Dominant sections of the corporate and financial elite moved against the threatened debt default, concerned that it would do significant damage to the stock markets. While there are tactical divisions over how to attack health care, Obamacare itself is broadly supported in the ruling class, as its central purpose is to slash health care spending for businesses and the government, while shifting a greater burden of the costs onto the backs of the population.
The disaster of the Obamacare roll-out is tied to its right-wing character. In addition to the failure of the health care website, millions of people are finding that they are losing their current health care plans or will have to pay significantly more for cut-rate insurance on the new private markets. There is some truth to the claim by Republican Minority Leader Mitch McConnell that the filibuster move is aimed at “changing the subject” from Obamacare.
Essentially, the divisions within the state expressed in the filibuster debate are between the Democrats and some Republicans, on the one hand, who are seeking to work on some compromise on a common pro-corporate and anti-working class agenda, and, on the other hand, sections of the Republican Party that are willing to take extreme actions to push the entire framework further to the right.
One of the most important issues coming up on the legislative agenda is a proposed bipartisan agreement on slashing trillions of dollars from Social Security, Medicare and other social programs, as part of a broader deal. A compromise between the two parties has been hindered on several occasions by opposition from sections of the Republican Party to even the fig leaf of “revenue increases.”
The current debate over filibusters in some ways reprises a similar conflict in 2005 under the Bush administration, with a reversal of roles for the two parties. At that time, Republicans threatened to end the filibuster (dubbed the “nuclear option”) in response to moves by Democrats to block a handful of Bush’s judicial nominees. In the end, an agreement was reached—and similar agreements have been reached in subsequent years—to avert a move against the filibuster.
In 2005, the current Senate Majority Leader Harry Reid denounced the Republican threats to end the filibuster as illegal.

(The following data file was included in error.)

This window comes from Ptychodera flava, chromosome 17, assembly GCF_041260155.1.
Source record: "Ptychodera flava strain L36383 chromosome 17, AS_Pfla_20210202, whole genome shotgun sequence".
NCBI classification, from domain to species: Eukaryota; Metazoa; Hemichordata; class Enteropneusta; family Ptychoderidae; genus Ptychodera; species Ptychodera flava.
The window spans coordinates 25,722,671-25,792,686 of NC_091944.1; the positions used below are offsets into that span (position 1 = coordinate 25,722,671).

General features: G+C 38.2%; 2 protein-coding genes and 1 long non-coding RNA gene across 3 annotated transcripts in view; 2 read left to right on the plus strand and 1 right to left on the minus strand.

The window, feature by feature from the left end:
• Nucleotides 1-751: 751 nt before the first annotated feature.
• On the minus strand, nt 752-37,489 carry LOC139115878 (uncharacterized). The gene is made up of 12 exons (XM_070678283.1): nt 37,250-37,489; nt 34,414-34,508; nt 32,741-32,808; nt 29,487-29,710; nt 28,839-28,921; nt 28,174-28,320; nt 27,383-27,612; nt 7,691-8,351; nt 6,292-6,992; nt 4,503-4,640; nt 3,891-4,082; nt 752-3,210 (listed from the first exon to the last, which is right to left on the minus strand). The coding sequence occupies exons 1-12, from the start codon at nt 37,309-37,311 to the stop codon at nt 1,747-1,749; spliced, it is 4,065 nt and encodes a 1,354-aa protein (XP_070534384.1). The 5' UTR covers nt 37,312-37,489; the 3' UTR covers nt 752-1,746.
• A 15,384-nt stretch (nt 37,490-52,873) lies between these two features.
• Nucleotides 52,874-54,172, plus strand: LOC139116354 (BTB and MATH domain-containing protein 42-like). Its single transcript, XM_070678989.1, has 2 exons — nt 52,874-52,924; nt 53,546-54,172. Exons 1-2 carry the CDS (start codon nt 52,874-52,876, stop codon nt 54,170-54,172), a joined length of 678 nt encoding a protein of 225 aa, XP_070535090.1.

It is notable that while Democrats at that time allowed almost all of Bush’s nominees to sail through the confirmation process, Republicans have taken a much more aggressive line. The block on all DC appellate court nominees in particular is aimed at maintaining a Republican majority on that body, which is the principal court of review for actions of the federal government—frequently countermanding Obama administration actions—and also acts as a feeder court for Supreme Court nominees.
In the background to the internecine disputes in Washington, there is the broader popular alienation with the entire political establishment. Support for Obama has fallen to record lows, while the approval rating for Congress is below 10 percent. The president alluded to such sentiments when he began his remarks by noting, “It’s no secret that the American people have probably never been more frustrated with Washington.”
Obama’s explanation for this popular anger, however—that Republican obstruction has “prevented too much of the American people’s business from getting done”—is a fraud. It is not the “partisan gridlock” that has led to widespread alienation, but the fact that the measures implemented by the government—including Obamacare itself—are deeply unpopular.
Five years after the economic crisis of 2008, the wealth of the ruling class is greater than ever and the stock markets are soaring, in the midst of a historic decline in the social position of the working class. The desperate attempts by the supporters of the Democratic Party to present the move against the filibuster as a major reform only underscore the bankruptcy of the entire political apparatus.